In a way, business titan Warren Buffett steered Mr Yap Hsien Liang onto his current career trail.
Mr Yap says: “I got interested in the field of finance after reading books on investing and business during my national service. One of the business leaders I came across was Warren Buffett, who espoused the importance of understanding accounting in order to be a good investor and businessman. This played a part in influencing my decision to do a double degree in accountancy and finance.”
For his scholarship, Mr Yap had to choose between government- linked scholarships and bond-free ones at local universities. He says: “I eventually decided to pursue bond-free scholarships, as I was not sure what I was particularly interested in at the age of 18, and did not want to face the possibility of being a bondbreaker down the road.”
He eventually chose the Lee Kong Chian Scholars Programme (LKCSP) at Singapore Management University (SMU), as he had heard from seniors about the community of friends he would develop and the learning opportunities he would get. The LKCSP is offered to SMU students doing a double degree programme, one of which must be awarded by the Lee Kong Chian School of Business.
Another perk was being able to go on two overseas exchange programmes, one in the University of Cambridge in the United Kingdom and the other at The Wharton School at University of Pennsylvania in the United States.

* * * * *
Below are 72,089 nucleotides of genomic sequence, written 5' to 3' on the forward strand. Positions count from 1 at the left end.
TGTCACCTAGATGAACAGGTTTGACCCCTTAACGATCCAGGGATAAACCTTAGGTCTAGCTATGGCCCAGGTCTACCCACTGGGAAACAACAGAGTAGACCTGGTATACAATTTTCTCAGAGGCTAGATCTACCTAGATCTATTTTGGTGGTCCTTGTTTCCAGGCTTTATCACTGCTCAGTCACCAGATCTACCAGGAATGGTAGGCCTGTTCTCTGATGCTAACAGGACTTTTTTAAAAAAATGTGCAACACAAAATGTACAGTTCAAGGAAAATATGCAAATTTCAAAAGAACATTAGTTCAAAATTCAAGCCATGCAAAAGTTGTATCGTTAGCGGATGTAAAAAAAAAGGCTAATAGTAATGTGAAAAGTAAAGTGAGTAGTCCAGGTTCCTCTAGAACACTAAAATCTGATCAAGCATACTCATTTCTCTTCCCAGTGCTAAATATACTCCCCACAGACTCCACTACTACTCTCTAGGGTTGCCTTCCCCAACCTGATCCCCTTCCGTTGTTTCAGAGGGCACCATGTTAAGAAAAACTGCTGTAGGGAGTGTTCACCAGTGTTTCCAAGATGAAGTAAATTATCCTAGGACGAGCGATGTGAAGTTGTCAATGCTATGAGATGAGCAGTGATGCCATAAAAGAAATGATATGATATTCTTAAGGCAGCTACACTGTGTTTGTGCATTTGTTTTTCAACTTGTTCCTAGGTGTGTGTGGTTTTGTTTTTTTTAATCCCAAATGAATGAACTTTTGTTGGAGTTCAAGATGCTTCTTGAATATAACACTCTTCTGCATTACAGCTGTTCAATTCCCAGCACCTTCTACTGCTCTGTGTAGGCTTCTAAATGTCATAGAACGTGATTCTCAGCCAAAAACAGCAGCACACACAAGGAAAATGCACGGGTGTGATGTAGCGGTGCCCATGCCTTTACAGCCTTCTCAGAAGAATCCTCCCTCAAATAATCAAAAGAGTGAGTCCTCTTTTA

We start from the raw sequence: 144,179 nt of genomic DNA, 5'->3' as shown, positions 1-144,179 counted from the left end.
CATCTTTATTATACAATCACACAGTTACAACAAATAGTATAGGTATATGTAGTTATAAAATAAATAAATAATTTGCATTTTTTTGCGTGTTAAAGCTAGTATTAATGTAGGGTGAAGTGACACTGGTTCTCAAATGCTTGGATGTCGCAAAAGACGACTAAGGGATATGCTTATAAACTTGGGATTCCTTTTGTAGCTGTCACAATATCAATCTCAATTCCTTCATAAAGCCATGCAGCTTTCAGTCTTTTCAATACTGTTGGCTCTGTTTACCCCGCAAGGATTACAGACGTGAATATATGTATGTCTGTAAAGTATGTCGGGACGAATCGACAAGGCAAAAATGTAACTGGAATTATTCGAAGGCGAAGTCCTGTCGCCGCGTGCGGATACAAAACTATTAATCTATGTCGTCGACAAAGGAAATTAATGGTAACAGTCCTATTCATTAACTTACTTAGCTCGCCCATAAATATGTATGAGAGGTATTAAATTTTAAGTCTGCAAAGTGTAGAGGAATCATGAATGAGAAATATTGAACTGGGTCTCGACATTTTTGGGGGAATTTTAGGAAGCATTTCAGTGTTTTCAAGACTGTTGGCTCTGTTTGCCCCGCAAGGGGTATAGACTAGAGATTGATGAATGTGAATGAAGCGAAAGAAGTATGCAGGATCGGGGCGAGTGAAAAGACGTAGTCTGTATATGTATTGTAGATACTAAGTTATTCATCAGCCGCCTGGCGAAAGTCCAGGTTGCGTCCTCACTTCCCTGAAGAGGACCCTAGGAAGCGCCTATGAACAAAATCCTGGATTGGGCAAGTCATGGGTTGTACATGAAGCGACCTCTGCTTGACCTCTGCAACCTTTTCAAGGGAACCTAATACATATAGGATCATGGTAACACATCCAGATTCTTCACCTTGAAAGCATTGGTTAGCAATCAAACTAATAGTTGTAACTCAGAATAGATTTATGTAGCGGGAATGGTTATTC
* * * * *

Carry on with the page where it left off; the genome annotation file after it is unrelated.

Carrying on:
He says: “Through these programmes, I got a chance to compare the differences in the education system and pedagogy between Singapore and the UK and US and also meet lots of interesting people from around the world and get to learn more about their culture and the way they think.”
Benefiting from internships
During his time at SMU, he also did three internships. The first was a corporate finance advisory internship role at Deloitte & Touche. His second stint was at a small investment firm called Island Asset Management where he was an investment analyst, and his third internship was at Goldman Sachs’ Global Investment Research division.
Recalling his time there, he says: “Internships are a great way to find out more about different firms, different kinds of work and to see how some of the things you learnt in school are being applied in a commercial setting.”
He also participated in community service projects in Thailand and the Philippines. He says: “Community service projects are a big part of the SMU and LCKSP fabric. I felt thankful to have a chance to contribute to the Thai and Filipino community but more often than not, it’s the participants who actually learn more from these overseas community service projects.
“I realised how fortunate we are to be in Singapore and am grateful for all the opportunities I got which I had taken for granted.”
Now 25, Mr Yap is an equity research analyst at Goldman Sachs and part of a team that analyses macro and company fundamentals to discover investment opportunities for clients. He says: “I have had the opportunity to meet CEOs of large companies and interact with analysts who have covered the sector for more than 10 years. It has been a great learning experience.”
He advises aspiring scholars to attend different scholarship fairs, and to speak to seniors who are, or were, in the scholarship programme. He adds: “If what they say resonates with you, it is more likely that you will enjoy your time.”